If you own real property in Florida, you know that tax bills are due every November. With the recent decline in real estate values around the state, and especially in South Florida, many people are asking this question of their county property appraiser: how is this property possibly worth that much in this depressed market?
In Florida a person’s homestead- or permanent residence- receives a hefty tax break of $50,000 off the taxable value of the home each year. When the owner dies, that property loses; not only that tax exemption starting January 1 of the year after their death, but also loses the cap on taxable value called “Save Our Homes.”. This combination can greatly increase the property taxes that the new owner must pay to keep that property and motivate the new owner to question the assessed value placed upon the property for tax purposes.
Vacant lots in Florida have been among the hardest hit. In some counties lots have been auctioned off by the dozen, at prices much less than current assessments. A good argument can be made that the winning bids at a properly noticed auction with competing bidders, of lots similar to yours, are demonstrating the current "market value."
If you suspect that the property you inherited is not accurately valued, relative to current market value, then you should inform the County Property Appraiser’s office of any facts that are detrimental to the value of the property. For example, did the decedent leave the house in disrepair or uninhabitable? Has the neighborhood severely declined over the years? Do you have a professional appraisal that shows a big difference from the county’s market value for your property? (Market value is not the same as assessed value, but they are supposed to be related.) Such facts may keep the appraiser from increasing the value more than is reasonable, or even cause him or her to inspect and re-appraise the house and reduce the assessed value.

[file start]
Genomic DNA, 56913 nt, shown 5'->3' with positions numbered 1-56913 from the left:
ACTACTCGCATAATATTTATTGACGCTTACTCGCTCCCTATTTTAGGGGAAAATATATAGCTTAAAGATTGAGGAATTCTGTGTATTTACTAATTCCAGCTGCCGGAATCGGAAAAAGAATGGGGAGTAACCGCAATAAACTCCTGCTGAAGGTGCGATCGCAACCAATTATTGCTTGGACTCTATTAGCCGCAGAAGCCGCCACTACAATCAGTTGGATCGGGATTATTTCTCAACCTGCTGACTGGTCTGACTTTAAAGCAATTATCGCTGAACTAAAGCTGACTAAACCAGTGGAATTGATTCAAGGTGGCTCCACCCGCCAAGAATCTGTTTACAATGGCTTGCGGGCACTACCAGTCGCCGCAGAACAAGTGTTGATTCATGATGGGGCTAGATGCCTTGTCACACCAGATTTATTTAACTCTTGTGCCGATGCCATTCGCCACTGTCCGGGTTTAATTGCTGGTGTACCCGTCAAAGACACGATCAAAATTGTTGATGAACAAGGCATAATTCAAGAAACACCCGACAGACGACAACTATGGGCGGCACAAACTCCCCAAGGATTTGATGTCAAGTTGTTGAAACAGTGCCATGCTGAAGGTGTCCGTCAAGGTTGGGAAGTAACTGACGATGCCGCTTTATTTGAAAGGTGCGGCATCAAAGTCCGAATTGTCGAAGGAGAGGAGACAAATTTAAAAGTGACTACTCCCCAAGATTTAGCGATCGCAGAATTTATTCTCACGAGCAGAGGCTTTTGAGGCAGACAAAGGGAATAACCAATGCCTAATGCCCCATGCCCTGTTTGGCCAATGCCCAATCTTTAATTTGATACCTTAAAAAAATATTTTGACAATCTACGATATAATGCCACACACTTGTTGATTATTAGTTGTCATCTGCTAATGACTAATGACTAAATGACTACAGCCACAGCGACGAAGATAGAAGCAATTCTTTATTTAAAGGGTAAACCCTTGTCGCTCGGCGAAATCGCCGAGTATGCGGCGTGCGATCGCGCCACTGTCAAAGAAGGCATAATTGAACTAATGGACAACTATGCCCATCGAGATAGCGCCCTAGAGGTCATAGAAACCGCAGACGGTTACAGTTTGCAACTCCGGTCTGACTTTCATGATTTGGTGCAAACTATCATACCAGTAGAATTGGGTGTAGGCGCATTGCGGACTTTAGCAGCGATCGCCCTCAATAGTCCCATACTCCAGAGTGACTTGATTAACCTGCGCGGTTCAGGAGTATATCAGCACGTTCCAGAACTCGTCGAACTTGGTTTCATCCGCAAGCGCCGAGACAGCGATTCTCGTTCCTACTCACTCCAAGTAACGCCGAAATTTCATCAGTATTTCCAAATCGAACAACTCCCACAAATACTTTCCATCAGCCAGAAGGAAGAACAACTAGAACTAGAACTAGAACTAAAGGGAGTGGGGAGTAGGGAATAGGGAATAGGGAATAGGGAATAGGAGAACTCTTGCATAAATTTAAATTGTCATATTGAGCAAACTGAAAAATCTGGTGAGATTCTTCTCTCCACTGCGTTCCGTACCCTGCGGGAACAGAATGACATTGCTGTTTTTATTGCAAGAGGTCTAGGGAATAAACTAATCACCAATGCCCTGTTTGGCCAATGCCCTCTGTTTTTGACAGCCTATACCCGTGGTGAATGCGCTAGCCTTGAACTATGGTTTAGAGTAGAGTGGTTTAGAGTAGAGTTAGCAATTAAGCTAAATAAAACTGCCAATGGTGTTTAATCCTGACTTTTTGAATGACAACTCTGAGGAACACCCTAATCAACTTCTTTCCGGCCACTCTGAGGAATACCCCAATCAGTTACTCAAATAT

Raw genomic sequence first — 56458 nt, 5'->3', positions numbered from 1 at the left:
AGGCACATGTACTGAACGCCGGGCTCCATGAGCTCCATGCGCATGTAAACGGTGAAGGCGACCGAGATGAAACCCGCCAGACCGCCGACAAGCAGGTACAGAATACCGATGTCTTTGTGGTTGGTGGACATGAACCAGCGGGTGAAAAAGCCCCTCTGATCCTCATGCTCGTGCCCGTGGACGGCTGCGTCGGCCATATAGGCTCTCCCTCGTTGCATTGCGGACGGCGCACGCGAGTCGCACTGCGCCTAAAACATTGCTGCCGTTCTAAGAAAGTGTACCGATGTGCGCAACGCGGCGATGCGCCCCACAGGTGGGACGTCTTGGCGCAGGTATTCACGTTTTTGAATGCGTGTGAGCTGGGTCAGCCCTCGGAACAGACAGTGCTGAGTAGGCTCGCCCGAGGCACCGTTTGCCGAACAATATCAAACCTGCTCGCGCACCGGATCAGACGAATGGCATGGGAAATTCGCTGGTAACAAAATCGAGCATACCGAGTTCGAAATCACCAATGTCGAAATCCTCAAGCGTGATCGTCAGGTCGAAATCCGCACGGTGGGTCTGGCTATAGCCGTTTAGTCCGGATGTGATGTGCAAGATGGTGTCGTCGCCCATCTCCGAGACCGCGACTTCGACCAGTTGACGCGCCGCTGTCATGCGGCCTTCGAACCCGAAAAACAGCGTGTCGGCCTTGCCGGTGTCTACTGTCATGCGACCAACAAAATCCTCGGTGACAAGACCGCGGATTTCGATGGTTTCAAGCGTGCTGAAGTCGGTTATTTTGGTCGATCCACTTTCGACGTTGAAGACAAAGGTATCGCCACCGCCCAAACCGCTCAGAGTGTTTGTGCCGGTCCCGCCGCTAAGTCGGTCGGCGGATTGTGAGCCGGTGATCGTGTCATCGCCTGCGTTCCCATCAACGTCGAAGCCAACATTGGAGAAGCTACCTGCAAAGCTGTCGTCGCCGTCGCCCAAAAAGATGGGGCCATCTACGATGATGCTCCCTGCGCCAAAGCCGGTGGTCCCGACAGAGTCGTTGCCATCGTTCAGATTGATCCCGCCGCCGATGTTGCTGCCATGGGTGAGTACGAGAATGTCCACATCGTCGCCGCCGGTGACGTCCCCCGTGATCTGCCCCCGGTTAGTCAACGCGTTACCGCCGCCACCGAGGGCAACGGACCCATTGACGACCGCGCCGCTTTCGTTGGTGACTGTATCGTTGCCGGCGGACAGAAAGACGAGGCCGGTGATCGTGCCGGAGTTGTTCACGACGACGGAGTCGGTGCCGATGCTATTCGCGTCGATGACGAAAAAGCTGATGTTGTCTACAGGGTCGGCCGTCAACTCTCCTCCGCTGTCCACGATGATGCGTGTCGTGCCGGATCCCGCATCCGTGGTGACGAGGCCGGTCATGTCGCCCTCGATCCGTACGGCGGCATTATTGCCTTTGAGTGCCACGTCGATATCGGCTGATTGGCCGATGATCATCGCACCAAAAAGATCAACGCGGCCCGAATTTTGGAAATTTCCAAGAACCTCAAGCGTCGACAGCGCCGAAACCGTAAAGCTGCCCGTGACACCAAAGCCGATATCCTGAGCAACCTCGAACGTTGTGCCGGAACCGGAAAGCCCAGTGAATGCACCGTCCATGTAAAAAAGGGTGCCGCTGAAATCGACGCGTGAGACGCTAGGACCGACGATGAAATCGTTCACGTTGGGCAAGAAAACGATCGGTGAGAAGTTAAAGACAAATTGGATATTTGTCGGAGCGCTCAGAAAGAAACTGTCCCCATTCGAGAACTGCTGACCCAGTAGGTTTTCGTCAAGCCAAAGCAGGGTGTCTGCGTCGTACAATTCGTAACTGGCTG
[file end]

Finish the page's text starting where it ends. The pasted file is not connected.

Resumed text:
If the assessed value is something that you want to challenge further, you must file an appeal in writing to the tax assessor's office shortly after receiving an assessment notice, sent out in August. The board of assessors will then review the appeal and send you a second notice informing you of the change to the valuation, if any. You can appeal the decision from there.
Follow this link for helpful information from the Florida Department of Revenue on the timetable and procedures for challenging the assessed value in Florida: http://dor.myflorida.com/dor/property/taxpayers/
A newspaper article in 2008 may be useful as you consider such a challenge.